George Eaton is political editor of the New Statesman.

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Hopes of an anti-Brexit party are illusory, but Remainers have a new plan to stay in the EU

Stopping Brexit may prove an impossible task. Remainers are looking to the "Article 49 strategy": reapplying for EU membership. 

The Remain campaign lost in the country, but it won by a landslide in parliament. On 23 June 2016, more than two-thirds of MPs voted for EU membership. Ever since the referendum, the possibility that parliament could thwart withdrawal, or at least soften it, has loomed.

Theresa May called an early general election in the hope of securing a majority large enough to neutralise revanchist Remainers. When she was denied a mandate, many proclaimed that “hard Brexit” had been defeated. Yet two months after the Conservatives’ electoral humbling, it appears, as May once remarked, that “nothing has changed”. The government remains committed not merely to leaving the EU but to leaving the single market and the customs union. Even a promise to mimic the arrangements of the customs union during a transition period is consistent with May’s pre-election Lancaster House speech.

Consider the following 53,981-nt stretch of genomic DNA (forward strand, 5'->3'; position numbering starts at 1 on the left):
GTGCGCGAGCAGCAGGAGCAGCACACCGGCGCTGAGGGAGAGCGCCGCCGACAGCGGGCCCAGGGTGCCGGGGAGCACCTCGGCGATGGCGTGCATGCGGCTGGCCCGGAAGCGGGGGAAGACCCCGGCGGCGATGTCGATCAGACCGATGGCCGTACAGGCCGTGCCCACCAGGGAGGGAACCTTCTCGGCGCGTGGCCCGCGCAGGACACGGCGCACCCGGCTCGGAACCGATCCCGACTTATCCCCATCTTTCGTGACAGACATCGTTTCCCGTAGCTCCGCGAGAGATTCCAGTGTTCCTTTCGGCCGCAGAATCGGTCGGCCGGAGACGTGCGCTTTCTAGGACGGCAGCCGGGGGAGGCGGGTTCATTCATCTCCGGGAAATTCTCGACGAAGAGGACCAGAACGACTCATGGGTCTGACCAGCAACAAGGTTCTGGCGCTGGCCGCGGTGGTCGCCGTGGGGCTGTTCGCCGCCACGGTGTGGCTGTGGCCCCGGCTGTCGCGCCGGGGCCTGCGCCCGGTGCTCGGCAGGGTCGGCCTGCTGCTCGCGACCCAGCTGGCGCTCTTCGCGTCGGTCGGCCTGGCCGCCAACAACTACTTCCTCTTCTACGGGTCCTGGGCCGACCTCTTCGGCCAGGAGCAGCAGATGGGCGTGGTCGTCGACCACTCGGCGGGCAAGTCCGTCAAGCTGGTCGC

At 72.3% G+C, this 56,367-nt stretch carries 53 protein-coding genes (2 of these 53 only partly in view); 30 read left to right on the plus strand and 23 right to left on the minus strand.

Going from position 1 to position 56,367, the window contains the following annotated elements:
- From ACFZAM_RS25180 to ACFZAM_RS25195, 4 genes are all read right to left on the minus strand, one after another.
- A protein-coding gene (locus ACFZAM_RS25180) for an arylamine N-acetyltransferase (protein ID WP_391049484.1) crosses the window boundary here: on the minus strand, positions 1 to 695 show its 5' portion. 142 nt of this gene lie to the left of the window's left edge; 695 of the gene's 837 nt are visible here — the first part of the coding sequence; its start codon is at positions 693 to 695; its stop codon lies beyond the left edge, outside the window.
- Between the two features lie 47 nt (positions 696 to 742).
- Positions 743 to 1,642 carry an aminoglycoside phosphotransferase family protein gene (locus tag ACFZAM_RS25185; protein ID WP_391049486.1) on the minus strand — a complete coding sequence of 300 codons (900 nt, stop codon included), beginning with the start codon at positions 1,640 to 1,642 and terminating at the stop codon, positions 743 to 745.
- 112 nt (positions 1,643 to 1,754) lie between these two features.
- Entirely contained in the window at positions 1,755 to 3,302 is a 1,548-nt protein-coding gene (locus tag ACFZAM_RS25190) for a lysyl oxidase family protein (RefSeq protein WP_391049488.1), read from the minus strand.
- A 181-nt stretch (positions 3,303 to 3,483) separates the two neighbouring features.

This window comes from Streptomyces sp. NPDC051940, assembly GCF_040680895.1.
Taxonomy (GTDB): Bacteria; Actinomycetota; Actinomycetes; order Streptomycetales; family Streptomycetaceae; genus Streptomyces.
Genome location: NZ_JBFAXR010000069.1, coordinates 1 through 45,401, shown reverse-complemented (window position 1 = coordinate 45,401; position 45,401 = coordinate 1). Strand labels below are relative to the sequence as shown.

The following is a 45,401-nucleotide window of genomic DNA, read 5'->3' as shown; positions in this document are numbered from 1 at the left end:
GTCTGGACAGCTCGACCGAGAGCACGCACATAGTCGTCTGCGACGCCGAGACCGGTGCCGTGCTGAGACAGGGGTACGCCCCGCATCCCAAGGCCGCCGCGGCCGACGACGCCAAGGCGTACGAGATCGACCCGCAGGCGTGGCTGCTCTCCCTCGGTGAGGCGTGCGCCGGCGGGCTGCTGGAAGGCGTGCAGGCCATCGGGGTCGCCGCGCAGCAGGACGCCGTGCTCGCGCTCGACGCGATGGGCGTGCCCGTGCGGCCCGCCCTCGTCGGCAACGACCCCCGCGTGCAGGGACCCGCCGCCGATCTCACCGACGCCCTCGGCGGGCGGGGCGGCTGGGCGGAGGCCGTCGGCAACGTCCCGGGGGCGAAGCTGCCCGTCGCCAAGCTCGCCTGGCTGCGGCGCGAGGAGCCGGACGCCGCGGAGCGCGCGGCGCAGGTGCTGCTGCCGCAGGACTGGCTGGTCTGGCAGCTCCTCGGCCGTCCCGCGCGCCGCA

EU supporters once drew consolation from the disunity of their opponents. While Leavers have united around several defining aims, however, the Remainers are split. Those who campaigned reluctantly for EU membership, such as May and Jeremy Corbyn, have become de facto Brexiteers. Others are demanding a “soft Brexit” – defined as continued single market membership – or at least a soft transition.

Still more propose a second referendum, perhaps championed by a new centrist party (“the Democrats” is the name suggested by James Chapman, an energetic former aide to George Osborne and the Brexit Secretary, David Davis). Others predict that an economic cataclysm will force the government to rethink.

Faced with this increasingly bewildering menu of options, the average voter still chooses Brexit as their main course. Though Leave’s referendum victory was narrow (52-48), its support base has since widened. Polling has consistently shown that around two-thirds of voters believe that the UK has a duty to leave the EU, regardless of their original preference.

A majority of Remain supporters, as a recent London School of Economics study confirmed, favour greater controls over EU immigration. The opposition of a significant number of Labour and Tory MPs to “soft Brexit” largely rests on this.

Remainers usually retort – as the Chancellor, Philip Hammond, put it – “No one voted to become poorer.” Polls show that, as well as immigration control, voters want to retain the economic benefits of EU membership. The problem is not merely that some politicians wish to have their cake and eat it, but that most of the public does, too.